For me, personally, I learned Javascript first because I wasn’t really given a choice. We sat down in class one day and were told that Javascript was what we were going to learn. We didn’t get too far, the basics were all. Enough to give us the fundamentals that are relevant no matter what language I move on to. One year after that class, the first version of jQuery came out.

Is it Gif or Jif?

On a lighter topic today, I want to share with you a story of my childhood. Back in the 90s, the very first image I downloaded onto my computer (downloading images and saving them on your hard drive was a big thing back then), was an animated gif of all 151 Pokemon. It took me forever because the image had to load before I could download it. But really, it was because I was on a 14kb connection. But when it did finish loading and I got it onto my hard drive, that thing was boss.

From the get-go, I pronounced Gif with a hard G. And continued pronouncing it that way all the way up into my college years, unbeknownst that Steve Wilhite, the creator of the Gif format, said it was pronounce with a soft G, or “Jif”. One of my college professors told us this in a dark, musty lab filled with dust and the deafening hum of computer fans.

“It’s pronounced ‘Jif’, a soft G. Almost like a J. That’s what Wilhite said and he invented it. That’s how you should be pronouncing it from now on.”

Along with this proclamation, he launched into appropriate times to use a Gif and inappropriate times. But I was still reeling from the knowledge that I had been wrong almost my entire life. As time went by, Gifs became less and less relevant and for a while, it seemed like the format was on its way out. But in recent years, Gifs have made something of a comeback, being used for lightweight technical animations and–of course, amusing animated looping videos. I don’t think the format is going to see the boom that it did back in the 90s, but it’s not without its charm and usage now.

Of course, that brings me back to my conundrum. Ever since college, I had banished the pronunciation of Gif with a hard G and forced myself to pronounce it with a soft G. Only people have tended to band together and pronounce the word with a hard G. Even the dictionaries say that both pronunciations are accepted. Even the White House says it’s pronounced with a hard G. And amongst all this is Steve Wilhite, who once again said that you pronounce Gif like “Jif” in more recent years at the Webby Awards (is anyone else surprised by how fancy the Webby Awards are?) It’s true. See?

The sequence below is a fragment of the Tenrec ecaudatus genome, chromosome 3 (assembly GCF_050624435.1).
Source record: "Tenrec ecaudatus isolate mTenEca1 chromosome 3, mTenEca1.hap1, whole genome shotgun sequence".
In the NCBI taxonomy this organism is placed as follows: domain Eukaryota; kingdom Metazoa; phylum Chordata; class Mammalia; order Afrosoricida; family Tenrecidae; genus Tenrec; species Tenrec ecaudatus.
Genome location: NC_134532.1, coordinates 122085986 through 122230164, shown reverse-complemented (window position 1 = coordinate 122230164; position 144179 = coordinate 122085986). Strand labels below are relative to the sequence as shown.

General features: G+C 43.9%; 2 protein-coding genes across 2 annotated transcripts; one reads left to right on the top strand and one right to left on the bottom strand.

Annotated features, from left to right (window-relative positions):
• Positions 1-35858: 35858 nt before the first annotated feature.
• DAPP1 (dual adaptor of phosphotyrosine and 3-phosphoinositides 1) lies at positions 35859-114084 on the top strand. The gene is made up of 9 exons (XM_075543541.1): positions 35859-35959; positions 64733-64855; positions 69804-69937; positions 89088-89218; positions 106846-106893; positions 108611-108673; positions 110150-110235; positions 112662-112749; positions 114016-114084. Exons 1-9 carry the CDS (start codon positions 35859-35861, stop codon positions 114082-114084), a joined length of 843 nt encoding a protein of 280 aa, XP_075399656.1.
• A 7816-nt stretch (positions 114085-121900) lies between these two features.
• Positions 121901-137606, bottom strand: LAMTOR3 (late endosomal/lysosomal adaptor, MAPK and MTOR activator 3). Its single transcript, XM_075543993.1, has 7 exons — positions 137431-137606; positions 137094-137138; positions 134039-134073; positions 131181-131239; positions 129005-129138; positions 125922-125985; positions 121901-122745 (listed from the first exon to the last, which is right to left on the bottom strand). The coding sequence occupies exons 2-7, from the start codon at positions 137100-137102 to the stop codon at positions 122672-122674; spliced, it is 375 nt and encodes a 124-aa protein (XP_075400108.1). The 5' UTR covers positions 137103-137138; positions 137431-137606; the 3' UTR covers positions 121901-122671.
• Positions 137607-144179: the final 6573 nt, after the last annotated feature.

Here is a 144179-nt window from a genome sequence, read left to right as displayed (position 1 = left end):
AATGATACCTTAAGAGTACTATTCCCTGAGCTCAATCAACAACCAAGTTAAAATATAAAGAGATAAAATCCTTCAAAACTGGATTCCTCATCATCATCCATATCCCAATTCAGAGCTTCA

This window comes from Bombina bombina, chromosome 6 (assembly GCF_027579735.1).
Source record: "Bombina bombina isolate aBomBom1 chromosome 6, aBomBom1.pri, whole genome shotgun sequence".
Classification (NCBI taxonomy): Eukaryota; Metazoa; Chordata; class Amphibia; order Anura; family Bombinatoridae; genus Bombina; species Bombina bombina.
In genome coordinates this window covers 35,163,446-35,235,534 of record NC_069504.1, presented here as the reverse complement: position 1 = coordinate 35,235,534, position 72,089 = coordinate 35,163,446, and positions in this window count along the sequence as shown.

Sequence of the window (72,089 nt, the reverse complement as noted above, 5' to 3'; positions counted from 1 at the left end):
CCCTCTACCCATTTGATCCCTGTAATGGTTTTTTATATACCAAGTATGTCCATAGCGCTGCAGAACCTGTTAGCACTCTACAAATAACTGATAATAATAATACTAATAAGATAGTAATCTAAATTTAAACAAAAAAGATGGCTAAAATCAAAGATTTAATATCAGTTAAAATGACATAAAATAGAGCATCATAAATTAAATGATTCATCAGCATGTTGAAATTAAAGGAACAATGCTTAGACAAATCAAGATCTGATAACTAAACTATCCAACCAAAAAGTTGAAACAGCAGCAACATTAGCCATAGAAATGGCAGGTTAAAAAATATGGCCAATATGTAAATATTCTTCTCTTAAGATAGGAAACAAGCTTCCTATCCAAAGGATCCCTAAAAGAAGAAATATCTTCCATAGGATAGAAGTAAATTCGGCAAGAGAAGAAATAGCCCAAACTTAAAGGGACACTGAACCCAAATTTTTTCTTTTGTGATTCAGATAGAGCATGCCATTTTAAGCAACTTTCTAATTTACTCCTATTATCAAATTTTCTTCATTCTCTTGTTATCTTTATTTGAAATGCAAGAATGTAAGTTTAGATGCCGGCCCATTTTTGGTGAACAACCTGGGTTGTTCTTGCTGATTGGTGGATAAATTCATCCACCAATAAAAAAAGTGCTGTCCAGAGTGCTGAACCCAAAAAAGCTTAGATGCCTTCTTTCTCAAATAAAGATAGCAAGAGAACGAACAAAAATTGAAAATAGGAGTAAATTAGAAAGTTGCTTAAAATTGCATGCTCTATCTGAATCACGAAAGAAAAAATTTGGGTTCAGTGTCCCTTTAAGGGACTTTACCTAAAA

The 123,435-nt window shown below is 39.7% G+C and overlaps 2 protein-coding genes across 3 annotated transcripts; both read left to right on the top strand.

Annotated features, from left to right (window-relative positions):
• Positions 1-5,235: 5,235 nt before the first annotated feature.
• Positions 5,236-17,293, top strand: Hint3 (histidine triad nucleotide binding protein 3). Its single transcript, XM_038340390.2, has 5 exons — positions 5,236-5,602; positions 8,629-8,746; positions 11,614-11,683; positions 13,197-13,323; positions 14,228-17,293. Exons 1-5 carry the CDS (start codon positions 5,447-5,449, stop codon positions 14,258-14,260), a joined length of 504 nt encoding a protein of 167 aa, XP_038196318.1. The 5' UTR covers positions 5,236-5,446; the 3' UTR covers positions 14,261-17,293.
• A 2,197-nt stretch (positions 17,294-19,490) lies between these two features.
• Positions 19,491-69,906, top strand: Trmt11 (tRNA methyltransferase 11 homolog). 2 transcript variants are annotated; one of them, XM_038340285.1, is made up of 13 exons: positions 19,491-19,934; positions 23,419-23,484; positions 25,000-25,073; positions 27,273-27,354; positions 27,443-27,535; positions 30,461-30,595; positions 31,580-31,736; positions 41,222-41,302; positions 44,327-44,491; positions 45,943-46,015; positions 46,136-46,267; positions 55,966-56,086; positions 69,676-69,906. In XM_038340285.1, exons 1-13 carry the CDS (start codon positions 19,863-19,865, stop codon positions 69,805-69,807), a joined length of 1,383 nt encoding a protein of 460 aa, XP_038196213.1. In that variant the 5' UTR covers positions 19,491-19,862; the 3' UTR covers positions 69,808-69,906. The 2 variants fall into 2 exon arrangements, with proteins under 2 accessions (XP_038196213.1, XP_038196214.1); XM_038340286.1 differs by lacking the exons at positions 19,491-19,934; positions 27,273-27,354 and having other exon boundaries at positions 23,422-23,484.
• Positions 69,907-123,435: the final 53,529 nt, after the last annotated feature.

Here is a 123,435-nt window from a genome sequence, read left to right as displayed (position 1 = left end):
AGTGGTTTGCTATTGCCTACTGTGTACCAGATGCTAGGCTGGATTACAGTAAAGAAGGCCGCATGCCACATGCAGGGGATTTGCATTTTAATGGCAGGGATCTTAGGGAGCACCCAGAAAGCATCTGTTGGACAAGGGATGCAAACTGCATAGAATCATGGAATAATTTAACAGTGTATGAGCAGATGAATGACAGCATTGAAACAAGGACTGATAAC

In the grand scheme of things, does it really matter how you pronounce the stupid word so long as you know what it is? Probably not. But how one pronounces Gif has been a debate that’s raged on since the format was first released. After all 1) Technically, they’re both correct. 2) It really doesn’t matter.

As for me, I might have to reprogram myself to say it with a hard G. Even knowing the historical naming of the format (peanut butter, for real), I can’t bring myself to keep saying it with a soft G. Here’s a great article about why people generally veer towards the hard G version and why it’s technically more accurate as a hard G than a soft G: How to Really Pronounce GIF.

Do You Suck at Math? Learn to Program Anyway

There’s something to be said for being good at math. Or at least not sucking at it. I suck at it, and playing catch up after all these years of doing very little with math also sucks. I would be lying if I said I still hated it as much now as I did back then. In high school there was no class I loathed more than math class. It was a one to two hour horrorfest every weekday when I’d sit there and watch my peers fly through the material while I struggled to keep up. It felt like I was never going to understand what was going on. Part of that was how it was taught, which isn’t an indictment on my teachers not caring or not being good at what they did. They were good people, excellent at their professions. It was me. Some of us learn things differently. It wasn’t until a couple of years ago did I realize that how I was taught math wasn’t the best way for me to learn it.